Aside from an overnight stop with Erik on the way back from Las Vegas in 1998, it had been more than two years since I had a Fresno experience. Heck, it had been eight months since I’d even spent a night outside San Francisco. It was time.
I got out of town early on Saturday morning, assuming I’d have lunch in Merced and make it to Fresno before the thrift stores closed. By the time I crossed Altamont Pass, I already had the air conditioner on. I feared the heat of the Central Valley. I was right to fear it.
After finding a great bluegrass station just out of Stockton, I was speeding down Highway 99 and all excited about visiting my favorite escape. After eating lunch and driving around downtown Merced (and finding a great book my ex-roomie needed to own) I made way to Fresno.
The thrift stores proved antclimactic, and I left with one pair of 97¢ pants. Particularly disturbing was the Christian heavy metal station playing in one of the stores. I was sweating, dehydrated, and tired as the temperature had already hit 98. It was time for an air-conditioned motel. I checked in, took a crap, fixed the non-functioning TV and set the thermostat on “sub-arctic”.
Then I explored Fresno. I hit the Tower District and one of my favorite used bookstores. I drove the length of the North Blackstone strip. I visited a Von’s and an Albertson’s on my continuing quest for Count Chocula. I was unsuccessful. I was also a little pissed to see how much cheaper things are at Von’s than Safeway, despite their common ownership.
I checked out a few more used bookstores, both of which seemed to have this creepy Christian aspect to them (but no Christian heavy metal on the radio at least). One of them even had a Christian massage center in the backroom. Strange chants permeated the whole store.
About this time, I decided that hearing Lenny Kravitz sing “American Woman” one more time might drive me over the edge, so I switched to a Tejano station. I continued into a strip mall on Gettysburg Avenue, desperate to read the sign, which said exactly what I thought it said:
How can you not love a city with a strip mall named “The Gettysburg Address”?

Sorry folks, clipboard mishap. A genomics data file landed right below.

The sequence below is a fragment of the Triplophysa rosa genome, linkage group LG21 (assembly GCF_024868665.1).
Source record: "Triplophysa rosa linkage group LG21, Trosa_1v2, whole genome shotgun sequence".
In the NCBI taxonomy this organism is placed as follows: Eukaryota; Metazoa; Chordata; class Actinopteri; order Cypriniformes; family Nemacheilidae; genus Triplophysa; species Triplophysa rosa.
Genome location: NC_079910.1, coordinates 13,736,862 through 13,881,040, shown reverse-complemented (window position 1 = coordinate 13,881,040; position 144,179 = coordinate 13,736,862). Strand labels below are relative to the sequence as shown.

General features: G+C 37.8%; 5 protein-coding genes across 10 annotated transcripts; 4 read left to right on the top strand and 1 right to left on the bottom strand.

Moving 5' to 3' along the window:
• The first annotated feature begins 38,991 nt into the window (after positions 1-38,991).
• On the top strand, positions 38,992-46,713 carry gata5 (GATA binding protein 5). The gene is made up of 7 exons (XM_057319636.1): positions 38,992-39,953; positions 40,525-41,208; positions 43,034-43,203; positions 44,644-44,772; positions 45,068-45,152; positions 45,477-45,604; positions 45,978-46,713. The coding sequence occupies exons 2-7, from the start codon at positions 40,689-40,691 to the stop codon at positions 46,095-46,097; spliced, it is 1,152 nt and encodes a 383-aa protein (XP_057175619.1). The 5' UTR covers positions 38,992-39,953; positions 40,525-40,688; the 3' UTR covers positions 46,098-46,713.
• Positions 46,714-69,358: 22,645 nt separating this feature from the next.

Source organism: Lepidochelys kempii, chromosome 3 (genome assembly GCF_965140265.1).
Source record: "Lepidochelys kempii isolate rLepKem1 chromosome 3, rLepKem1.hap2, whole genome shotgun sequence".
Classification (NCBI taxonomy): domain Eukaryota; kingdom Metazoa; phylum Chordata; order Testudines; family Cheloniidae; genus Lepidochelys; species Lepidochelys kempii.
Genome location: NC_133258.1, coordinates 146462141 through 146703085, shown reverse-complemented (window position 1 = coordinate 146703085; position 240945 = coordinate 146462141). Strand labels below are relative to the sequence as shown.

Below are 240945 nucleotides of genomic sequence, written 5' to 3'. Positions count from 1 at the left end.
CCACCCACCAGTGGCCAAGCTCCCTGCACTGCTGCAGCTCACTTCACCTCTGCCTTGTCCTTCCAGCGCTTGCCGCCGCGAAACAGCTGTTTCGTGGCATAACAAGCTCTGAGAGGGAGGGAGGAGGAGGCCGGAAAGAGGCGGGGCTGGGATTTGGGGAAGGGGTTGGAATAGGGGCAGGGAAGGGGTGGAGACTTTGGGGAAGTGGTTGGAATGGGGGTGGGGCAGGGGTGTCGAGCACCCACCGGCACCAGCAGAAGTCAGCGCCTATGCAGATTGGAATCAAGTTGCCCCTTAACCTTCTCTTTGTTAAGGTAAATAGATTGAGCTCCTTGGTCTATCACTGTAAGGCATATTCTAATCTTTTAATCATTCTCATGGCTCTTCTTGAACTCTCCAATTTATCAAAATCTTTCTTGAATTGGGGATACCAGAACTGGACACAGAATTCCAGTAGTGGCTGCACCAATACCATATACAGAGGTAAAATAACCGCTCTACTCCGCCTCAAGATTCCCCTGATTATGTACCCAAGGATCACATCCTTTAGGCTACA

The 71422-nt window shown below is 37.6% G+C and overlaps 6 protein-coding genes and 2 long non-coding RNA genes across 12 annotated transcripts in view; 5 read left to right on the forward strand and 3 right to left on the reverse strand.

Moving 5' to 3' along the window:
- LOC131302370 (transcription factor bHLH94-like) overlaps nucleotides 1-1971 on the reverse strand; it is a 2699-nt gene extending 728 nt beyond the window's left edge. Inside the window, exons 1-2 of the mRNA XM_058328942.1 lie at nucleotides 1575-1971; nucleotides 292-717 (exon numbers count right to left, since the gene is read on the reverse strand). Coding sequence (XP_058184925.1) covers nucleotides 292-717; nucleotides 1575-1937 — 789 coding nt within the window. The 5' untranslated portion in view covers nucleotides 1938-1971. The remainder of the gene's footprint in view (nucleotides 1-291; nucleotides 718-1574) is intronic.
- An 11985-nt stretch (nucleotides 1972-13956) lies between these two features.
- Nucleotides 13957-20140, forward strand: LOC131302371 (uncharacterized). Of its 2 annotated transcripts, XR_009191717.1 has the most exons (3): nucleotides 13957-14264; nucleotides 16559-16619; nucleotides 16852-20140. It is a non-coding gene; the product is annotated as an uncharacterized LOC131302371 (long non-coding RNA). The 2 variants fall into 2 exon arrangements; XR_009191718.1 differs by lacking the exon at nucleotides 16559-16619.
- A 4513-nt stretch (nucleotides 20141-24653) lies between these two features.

Back at the motel (which now had the beginnings of icicles forming on the curtain rod), I contemplated going out. I really wanted to pick up another couple, as is my habit in Fresno. But I was also worn out from the heat and fearful of drinking and driving.
My gonads won. I hit the Red Lantern first, and was surprised that this empty, seedy little bar was now holding “salsa night” on Saturdays. There was an actual crowd. It was a fun crowd, but really cliquish and not at all cruisy. I was happy to see that the Red Lantern was quite gleefully ignoring California’s ban on smoking in bars. I picked up the fag rag and saw that tonight was “hardcore and alternative night” at the Cave, two blocks west.
This bar has a strange definition of “hardcore and alternative”, which includes Bon Jovi, Alanis Morrissette and a really bad disco version of “Smells Like Teen Spirit”. I exited to the patio, which is also a backroom area, I’m told. All I saw were several bears talking about AOL buddy lists and chat rooms.
Conversation snippet: “I wish there was some action happening. Everyone knows about this place, but no one wants to break the ice.” An ice breaker from way back, I didn’t have the heart to tell him that the problem was the lack of any interesting ice to break. I was home by 12:30, comfortably breaking up my own personal set of ice crystals which were now forming on every surface in the room.
Biggest nightlife revelation of the evening: the new freeway by Belmont Avenue makes bar-hopping much more convenient. And no, I didn’t drive drunk, thank you.